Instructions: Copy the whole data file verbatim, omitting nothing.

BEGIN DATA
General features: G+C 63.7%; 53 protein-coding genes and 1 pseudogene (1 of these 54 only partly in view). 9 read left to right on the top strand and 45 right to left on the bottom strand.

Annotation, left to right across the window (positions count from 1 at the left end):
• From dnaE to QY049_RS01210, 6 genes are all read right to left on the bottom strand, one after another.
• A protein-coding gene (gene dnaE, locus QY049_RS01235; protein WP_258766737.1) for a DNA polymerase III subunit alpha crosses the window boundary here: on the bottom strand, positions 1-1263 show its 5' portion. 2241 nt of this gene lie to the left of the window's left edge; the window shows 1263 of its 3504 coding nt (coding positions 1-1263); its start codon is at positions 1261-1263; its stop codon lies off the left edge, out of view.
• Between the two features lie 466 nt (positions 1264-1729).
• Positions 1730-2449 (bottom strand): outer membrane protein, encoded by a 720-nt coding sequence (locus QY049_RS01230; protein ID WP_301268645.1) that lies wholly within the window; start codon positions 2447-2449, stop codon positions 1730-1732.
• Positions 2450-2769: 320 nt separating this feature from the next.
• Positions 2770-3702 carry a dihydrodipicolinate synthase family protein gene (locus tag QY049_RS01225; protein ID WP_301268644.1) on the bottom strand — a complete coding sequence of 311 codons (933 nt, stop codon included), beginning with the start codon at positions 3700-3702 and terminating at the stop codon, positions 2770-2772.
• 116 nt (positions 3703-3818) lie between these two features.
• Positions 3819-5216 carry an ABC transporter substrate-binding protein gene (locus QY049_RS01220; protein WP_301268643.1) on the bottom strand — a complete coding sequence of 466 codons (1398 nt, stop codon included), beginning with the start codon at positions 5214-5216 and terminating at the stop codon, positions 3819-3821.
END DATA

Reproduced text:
General features: G+C 63.7%; 53 protein-coding genes and 1 pseudogene (1 of these 54 only partly in view). 9 read left to right on the top strand and 45 right to left on the bottom strand.

Annotation, left to right across the window (positions count from 1 at the left end):
• From dnaE to QY049_RS01210, 6 genes are all read right to left on the bottom strand, one after another.
• A protein-coding gene (gene dnaE, locus QY049_RS01235; protein WP_258766737.1) for a DNA polymerase III subunit alpha crosses the window boundary here: on the bottom strand, positions 1-1263 show its 5' portion. 2241 nt of this gene lie to the left of the window's left edge; the window shows 1263 of its 3504 coding nt (coding positions 1-1263); its start codon is at positions 1261-1263; its stop codon lies off the left edge, out of view.
• Between the two features lie 466 nt (positions 1264-1729).
• Positions 1730-2449 (bottom strand): outer membrane protein, encoded by a 720-nt coding sequence (locus QY049_RS01230; protein ID WP_301268645.1) that lies wholly within the window; start codon positions 2447-2449, stop codon positions 1730-1732.
• Positions 2450-2769: 320 nt separating this feature from the next.
• Positions 2770-3702 carry a dihydrodipicolinate synthase family protein gene (locus tag QY049_RS01225; protein ID WP_301268644.1) on the bottom strand — a complete coding sequence of 311 codons (933 nt, stop codon included), beginning with the start codon at positions 3700-3702 and terminating at the stop codon, positions 2770-2772.
• 116 nt (positions 3703-3818) lie between these two features.
• Positions 3819-5216 carry an ABC transporter substrate-binding protein gene (locus QY049_RS01220; protein WP_301268643.1) on the bottom strand — a complete coding sequence of 466 codons (1398 nt, stop codon included), beginning with the start codon at positions 5214-5216 and terminating at the stop codon, positions 3819-3821.